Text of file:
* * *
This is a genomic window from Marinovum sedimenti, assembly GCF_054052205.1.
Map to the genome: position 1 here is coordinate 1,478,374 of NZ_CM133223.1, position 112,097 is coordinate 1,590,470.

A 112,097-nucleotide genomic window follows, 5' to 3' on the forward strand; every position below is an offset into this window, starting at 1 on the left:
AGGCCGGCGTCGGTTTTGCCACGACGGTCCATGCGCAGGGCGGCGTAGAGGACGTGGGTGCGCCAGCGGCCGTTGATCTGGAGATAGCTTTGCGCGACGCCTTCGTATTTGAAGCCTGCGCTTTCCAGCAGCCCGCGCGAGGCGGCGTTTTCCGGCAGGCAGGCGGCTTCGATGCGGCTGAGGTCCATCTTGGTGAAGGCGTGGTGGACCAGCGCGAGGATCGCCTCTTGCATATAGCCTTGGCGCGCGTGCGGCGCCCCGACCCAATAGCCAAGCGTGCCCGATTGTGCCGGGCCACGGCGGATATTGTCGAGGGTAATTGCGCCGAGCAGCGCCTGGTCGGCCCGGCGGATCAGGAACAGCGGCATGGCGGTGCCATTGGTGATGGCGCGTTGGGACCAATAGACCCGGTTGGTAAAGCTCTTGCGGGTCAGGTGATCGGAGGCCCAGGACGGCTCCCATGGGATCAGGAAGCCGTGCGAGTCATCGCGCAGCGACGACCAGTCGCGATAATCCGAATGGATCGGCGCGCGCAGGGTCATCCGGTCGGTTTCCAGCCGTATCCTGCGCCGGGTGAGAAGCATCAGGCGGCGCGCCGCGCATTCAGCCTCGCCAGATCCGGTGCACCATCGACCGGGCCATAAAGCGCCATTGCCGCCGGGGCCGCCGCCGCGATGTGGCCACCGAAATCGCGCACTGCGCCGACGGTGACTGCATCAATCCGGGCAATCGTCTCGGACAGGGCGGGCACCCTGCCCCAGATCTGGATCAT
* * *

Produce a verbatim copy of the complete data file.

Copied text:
This is a genomic window from Marinovum sedimenti, assembly GCF_054052205.1.
Map to the genome: position 1 here is coordinate 1,478,374 of NZ_CM133223.1, position 112,097 is coordinate 1,590,470.

A 112,097-nucleotide genomic window follows, 5' to 3' on the forward strand; every position below is an offset into this window, starting at 1 on the left:
AGGCCGGCGTCGGTTTTGCCACGACGGTCCATGCGCAGGGCGGCGTAGAGGACGTGGGTGCGCCAGCGGCCGTTGATCTGGAGATAGCTTTGCGCGACGCCTTCGTATTTGAAGCCTGCGCTTTCCAGCAGCCCGCGCGAGGCGGCGTTTTCCGGCAGGCAGGCGGCTTCGATGCGGCTGAGGTCCATCTTGGTGAAGGCGTGGTGGACCAGCGCGAGGATCGCCTCTTGCATATAGCCTTGGCGCGCGTGCGGCGCCCCGACCCAATAGCCAAGCGTGCCCGATTGTGCCGGGCCACGGCGGATATTGTCGAGGGTAATTGCGCCGAGCAGCGCCTGGTCGGCCCGGCGGATCAGGAACAGCGGCATGGCGGTGCCATTGGTGATGGCGCGTTGGGACCAATAGACCCGGTTGGTAAAGCTCTTGCGGGTCAGGTGATCGGAGGCCCAGGACGGCTCCCATGGGATCAGGAAGCCGTGCGAGTCATCGCGCAGCGACGACCAGTCGCGATAATCCGAATGGATCGGCGCGCGCAGGGTCATCCGGTCGGTTTCCAGCCGTATCCTGCGCCGGGTGAGAAGCATCAGGCGGCGCGCCGCGCATTCAGCCTCGCCAGATCCGGTGCACCATCGACCGGGCCATAAAGCGCCATTGCCGCCGGGGCCGCCGCCGCGATGTGGCCACCGAAATCGCGCACTGCGCCGACGGTGACTGCATCAATCCGGGCAATCGTCTCGGACAGGGCGGGCACCCTGCCCCAGATCTGGATCAT